There have been contrasting reactions of both governments and public in China and Europe to the problems posed by the global market. While China has been on a relentless march towards commercial engagement for over 20 years, it often seems that some European countries would rather opt out of the international economy.
In the past month, the French government has once again failed to push through economic reform in the face popular strikes and demonstrations. The focus of the recent protests, which united students and trade unionists, was a relatively minor alteration of the employment law. A new contract was proposed for employees under the age of 26 that would make it easier for companies to hire and fire them. This would hopefully encourage the companies to employ more young people, for whom the unemployment rate is well over 20%.
Mass protest against reform is by no means unusual for France. This time, however, the battle has become entwined with a wider conflict over the future of Europe, and how it should interact with the rest of the world, including China.
France is in the forefront of the conflict because it has come to symbolize a particular view of the world, one that seeks to challenge free markets as the determining forces in economic policy. Not only were the activists and left-of-center politicians opposed to the new employment law, but opinion polls showed that the general public was overwhelmingly against it, too. Even many members of the right-wing ruling UMP party who had passed the law withdrew their support in the face of the protests. French politicians of all colors, almost without exception, view the hand of the state as superior to that of the market.
This is not just a French problem, but it is also one for the whole of Europe, and by extension its economic partners in the rest of the world. There is a battle for the future of Europe underway, and the role of markets and protectionism are its focus. The global aspect of this involves issues like anti-dumping duty on Chinese and Vietnamese shoes, or the various other industries that are lining up to follow suit in a bid to save themselves from competition.
Yet the battle over protectionism is increasingly being fought within Europe itself. The protectionist sentiment is being countered by those who believe trade, even if it’s unfair, is more important than protecting declining domestic industries. Once again, France, with its new policy of "economic patriotism" has come to symbolize this rejection of markets. Opponents include the UK, some of the northern Europeans and many of the EU’s new eastern European members. Even Germany, under its new chancellor Angela Merkel, has parted company with France on this issue.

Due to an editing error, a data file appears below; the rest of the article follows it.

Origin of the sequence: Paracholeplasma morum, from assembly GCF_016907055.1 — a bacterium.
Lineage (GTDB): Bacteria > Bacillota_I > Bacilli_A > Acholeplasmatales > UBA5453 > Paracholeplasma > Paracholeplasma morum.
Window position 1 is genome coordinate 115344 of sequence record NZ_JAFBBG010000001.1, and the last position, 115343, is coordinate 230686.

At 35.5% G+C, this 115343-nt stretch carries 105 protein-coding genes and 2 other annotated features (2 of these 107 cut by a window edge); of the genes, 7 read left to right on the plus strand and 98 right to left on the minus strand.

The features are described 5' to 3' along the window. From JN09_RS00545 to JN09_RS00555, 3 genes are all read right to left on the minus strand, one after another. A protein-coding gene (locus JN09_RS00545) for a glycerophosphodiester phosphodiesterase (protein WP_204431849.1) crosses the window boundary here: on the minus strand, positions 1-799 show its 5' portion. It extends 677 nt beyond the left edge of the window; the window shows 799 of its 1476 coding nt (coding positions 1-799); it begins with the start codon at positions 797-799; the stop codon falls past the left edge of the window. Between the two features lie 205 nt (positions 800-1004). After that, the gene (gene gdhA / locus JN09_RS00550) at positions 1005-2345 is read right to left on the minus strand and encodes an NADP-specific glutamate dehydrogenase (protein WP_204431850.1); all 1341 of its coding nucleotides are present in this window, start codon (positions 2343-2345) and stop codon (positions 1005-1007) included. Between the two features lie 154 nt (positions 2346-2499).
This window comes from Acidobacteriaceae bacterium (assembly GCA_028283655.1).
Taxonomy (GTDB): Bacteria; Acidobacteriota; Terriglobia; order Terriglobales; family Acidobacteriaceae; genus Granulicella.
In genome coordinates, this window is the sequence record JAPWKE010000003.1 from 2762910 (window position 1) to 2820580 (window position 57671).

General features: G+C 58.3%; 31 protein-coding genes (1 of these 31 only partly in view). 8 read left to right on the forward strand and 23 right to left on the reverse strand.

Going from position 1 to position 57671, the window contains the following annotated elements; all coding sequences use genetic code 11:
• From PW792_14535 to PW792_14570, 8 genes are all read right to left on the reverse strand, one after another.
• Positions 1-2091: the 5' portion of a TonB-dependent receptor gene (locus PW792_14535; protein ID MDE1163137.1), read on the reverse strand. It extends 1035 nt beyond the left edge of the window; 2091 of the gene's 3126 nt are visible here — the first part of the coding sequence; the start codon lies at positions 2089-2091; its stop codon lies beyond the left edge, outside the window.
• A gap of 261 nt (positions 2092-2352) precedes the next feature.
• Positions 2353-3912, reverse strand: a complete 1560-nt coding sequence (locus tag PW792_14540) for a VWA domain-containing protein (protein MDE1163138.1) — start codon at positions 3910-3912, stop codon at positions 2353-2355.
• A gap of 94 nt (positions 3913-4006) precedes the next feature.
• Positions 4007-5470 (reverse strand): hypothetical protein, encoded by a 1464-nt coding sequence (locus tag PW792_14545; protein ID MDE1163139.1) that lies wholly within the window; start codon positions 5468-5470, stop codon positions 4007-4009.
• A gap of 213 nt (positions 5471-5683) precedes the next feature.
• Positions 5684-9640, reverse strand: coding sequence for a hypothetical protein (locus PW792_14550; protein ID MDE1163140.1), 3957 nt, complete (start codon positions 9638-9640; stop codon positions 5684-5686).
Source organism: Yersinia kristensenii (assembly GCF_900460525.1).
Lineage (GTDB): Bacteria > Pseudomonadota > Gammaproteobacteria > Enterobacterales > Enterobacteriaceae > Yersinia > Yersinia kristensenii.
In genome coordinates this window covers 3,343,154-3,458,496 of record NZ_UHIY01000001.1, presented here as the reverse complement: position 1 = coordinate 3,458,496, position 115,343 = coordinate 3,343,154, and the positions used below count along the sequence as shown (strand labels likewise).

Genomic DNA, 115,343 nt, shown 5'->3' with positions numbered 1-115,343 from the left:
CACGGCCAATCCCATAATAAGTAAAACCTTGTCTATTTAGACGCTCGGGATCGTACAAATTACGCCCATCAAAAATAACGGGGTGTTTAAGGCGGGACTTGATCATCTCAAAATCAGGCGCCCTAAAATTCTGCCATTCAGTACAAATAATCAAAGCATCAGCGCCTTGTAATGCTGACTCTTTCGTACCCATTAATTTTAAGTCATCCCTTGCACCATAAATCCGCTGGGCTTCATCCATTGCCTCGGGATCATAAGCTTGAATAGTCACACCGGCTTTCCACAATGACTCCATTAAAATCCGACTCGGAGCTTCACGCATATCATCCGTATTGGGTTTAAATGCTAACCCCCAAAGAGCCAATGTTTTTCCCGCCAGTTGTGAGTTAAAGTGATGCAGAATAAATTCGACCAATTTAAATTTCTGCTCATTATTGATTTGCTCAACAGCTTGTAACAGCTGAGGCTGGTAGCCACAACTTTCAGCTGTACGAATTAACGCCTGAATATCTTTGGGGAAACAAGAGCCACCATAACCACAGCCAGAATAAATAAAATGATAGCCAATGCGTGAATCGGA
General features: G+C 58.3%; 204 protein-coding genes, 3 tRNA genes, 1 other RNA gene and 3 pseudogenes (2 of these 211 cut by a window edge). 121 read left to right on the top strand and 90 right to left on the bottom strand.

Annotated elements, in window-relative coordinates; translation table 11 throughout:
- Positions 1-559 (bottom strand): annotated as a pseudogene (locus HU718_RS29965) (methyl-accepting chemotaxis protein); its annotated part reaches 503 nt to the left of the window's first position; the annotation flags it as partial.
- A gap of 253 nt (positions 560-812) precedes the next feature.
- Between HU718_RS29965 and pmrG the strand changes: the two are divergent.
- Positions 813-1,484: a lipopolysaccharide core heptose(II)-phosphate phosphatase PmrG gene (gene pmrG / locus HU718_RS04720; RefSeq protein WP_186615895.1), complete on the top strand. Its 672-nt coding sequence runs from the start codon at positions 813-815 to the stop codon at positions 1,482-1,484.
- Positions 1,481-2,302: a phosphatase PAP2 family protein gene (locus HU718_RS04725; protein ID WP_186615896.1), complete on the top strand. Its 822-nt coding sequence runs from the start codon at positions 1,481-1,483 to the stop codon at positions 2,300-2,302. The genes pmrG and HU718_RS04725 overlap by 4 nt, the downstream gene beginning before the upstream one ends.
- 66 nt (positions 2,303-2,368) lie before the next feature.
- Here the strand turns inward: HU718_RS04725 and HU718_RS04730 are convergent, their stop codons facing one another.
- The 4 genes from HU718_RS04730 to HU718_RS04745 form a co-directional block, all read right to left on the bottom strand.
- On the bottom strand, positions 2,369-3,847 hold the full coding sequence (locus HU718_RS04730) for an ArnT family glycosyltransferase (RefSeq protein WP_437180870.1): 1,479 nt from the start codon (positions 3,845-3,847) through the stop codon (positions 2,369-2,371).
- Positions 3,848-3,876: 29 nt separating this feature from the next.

Interestingly enough, the European Commission tends to see itself as the guardian of Europe’s markets, and officials have attacked the rush to protectionism.
Living in denial
The difficulty of some governments in Europe in facing up to economic reform contrasts the situation in China, which for over 20 years has pursued policies that have entailed considerable risks and sacrifices, not least among the many workers who have lost their jobs. European leaders of today are unwilling to take the risks that China has taken in the past. This is not just a question for governments. A recent survey found that in France only 36% people agreed with the statement that free enterprise and markets were the best system on which to base the future of the world.
This contrasted with 74% in agreement in China (although the survey only included the country’s cities). In fact, France had the lowest, and China the highest, percentage in agreement of the 20 countries surveyed. The survey also showed that Chinese had among the highest levels of trust in large companies, and even foreign companies, operating in their country.
The attitudes of French people are by no means typical across Europe, but recent events certainly demonstrate that they can have consequences. China’s urban dwellers appear better adjusted to the realities of the modern world than their French counterparts. Still, there are some signs that even many Chinese are reaching the limits of their tolerance of reform, or least some of its negative consequences.
For China to persevere with its changes, the Communist Party must carry its people with it, just as the French government needs to do if it is even to start reform. At the moment, it seems this will be achieved more easily from Beijing than from Paris.
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